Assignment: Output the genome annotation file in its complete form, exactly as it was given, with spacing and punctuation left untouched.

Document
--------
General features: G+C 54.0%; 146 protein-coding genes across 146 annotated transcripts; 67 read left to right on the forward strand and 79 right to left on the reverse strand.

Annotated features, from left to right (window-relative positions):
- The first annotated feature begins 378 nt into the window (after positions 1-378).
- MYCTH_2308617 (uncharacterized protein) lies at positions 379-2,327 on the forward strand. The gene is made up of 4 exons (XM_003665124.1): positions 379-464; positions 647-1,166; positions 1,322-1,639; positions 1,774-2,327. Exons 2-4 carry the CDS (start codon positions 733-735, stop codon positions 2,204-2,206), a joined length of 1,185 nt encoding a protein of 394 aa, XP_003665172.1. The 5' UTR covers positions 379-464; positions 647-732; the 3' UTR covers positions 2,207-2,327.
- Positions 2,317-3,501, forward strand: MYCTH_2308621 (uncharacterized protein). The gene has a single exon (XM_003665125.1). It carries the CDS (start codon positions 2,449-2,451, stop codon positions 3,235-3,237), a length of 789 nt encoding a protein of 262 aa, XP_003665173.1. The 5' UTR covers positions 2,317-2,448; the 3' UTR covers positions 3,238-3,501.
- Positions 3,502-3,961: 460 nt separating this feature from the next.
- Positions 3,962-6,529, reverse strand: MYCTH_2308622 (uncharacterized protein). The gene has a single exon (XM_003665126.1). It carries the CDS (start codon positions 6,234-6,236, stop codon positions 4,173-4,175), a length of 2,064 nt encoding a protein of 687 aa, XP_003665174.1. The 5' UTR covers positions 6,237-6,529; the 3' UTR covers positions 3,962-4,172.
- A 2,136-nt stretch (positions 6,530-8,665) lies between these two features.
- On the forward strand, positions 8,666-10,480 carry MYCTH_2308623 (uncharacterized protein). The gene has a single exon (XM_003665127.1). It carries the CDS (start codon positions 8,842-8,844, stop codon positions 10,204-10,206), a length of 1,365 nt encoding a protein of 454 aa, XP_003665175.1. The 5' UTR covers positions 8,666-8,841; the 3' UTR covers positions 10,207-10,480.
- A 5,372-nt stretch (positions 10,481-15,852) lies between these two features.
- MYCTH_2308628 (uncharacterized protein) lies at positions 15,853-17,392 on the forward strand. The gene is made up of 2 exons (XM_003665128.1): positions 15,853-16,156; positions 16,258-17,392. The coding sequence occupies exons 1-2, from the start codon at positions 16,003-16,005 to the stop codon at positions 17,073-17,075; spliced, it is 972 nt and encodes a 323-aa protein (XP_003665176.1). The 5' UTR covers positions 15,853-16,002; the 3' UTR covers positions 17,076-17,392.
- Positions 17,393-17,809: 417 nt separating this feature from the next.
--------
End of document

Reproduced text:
General features: G+C 54.0%; 146 protein-coding genes across 146 annotated transcripts; 67 read left to right on the forward strand and 79 right to left on the reverse strand.

Annotated features, from left to right (window-relative positions):
- The first annotated feature begins 378 nt into the window (after positions 1-378).
- MYCTH_2308617 (uncharacterized protein) lies at positions 379-2,327 on the forward strand. The gene is made up of 4 exons (XM_003665124.1): positions 379-464; positions 647-1,166; positions 1,322-1,639; positions 1,774-2,327. Exons 2-4 carry the CDS (start codon positions 733-735, stop codon positions 2,204-2,206), a joined length of 1,185 nt encoding a protein of 394 aa, XP_003665172.1. The 5' UTR covers positions 379-464; positions 647-732; the 3' UTR covers positions 2,207-2,327.
- Positions 2,317-3,501, forward strand: MYCTH_2308621 (uncharacterized protein). The gene has a single exon (XM_003665125.1). It carries the CDS (start codon positions 2,449-2,451, stop codon positions 3,235-3,237), a length of 789 nt encoding a protein of 262 aa, XP_003665173.1. The 5' UTR covers positions 2,317-2,448; the 3' UTR covers positions 3,238-3,501.
- Positions 3,502-3,961: 460 nt separating this feature from the next.
- Positions 3,962-6,529, reverse strand: MYCTH_2308622 (uncharacterized protein). The gene has a single exon (XM_003665126.1). It carries the CDS (start codon positions 6,234-6,236, stop codon positions 4,173-4,175), a length of 2,064 nt encoding a protein of 687 aa, XP_003665174.1. The 5' UTR covers positions 6,237-6,529; the 3' UTR covers positions 3,962-4,172.
- A 2,136-nt stretch (positions 6,530-8,665) lies between these two features.
- On the forward strand, positions 8,666-10,480 carry MYCTH_2308623 (uncharacterized protein). The gene has a single exon (XM_003665127.1). It carries the CDS (start codon positions 8,842-8,844, stop codon positions 10,204-10,206), a length of 1,365 nt encoding a protein of 454 aa, XP_003665175.1. The 5' UTR covers positions 8,666-8,841; the 3' UTR covers positions 10,207-10,480.
- A 5,372-nt stretch (positions 10,481-15,852) lies between these two features.
- MYCTH_2308628 (uncharacterized protein) lies at positions 15,853-17,392 on the forward strand. The gene is made up of 2 exons (XM_003665128.1): positions 15,853-16,156; positions 16,258-17,392. The coding sequence occupies exons 1-2, from the start codon at positions 16,003-16,005 to the stop codon at positions 17,073-17,075; spliced, it is 972 nt and encodes a 323-aa protein (XP_003665176.1). The 5' UTR covers positions 15,853-16,002; the 3' UTR covers positions 17,076-17,392.
- Positions 17,393-17,809: 417 nt separating this feature from the next.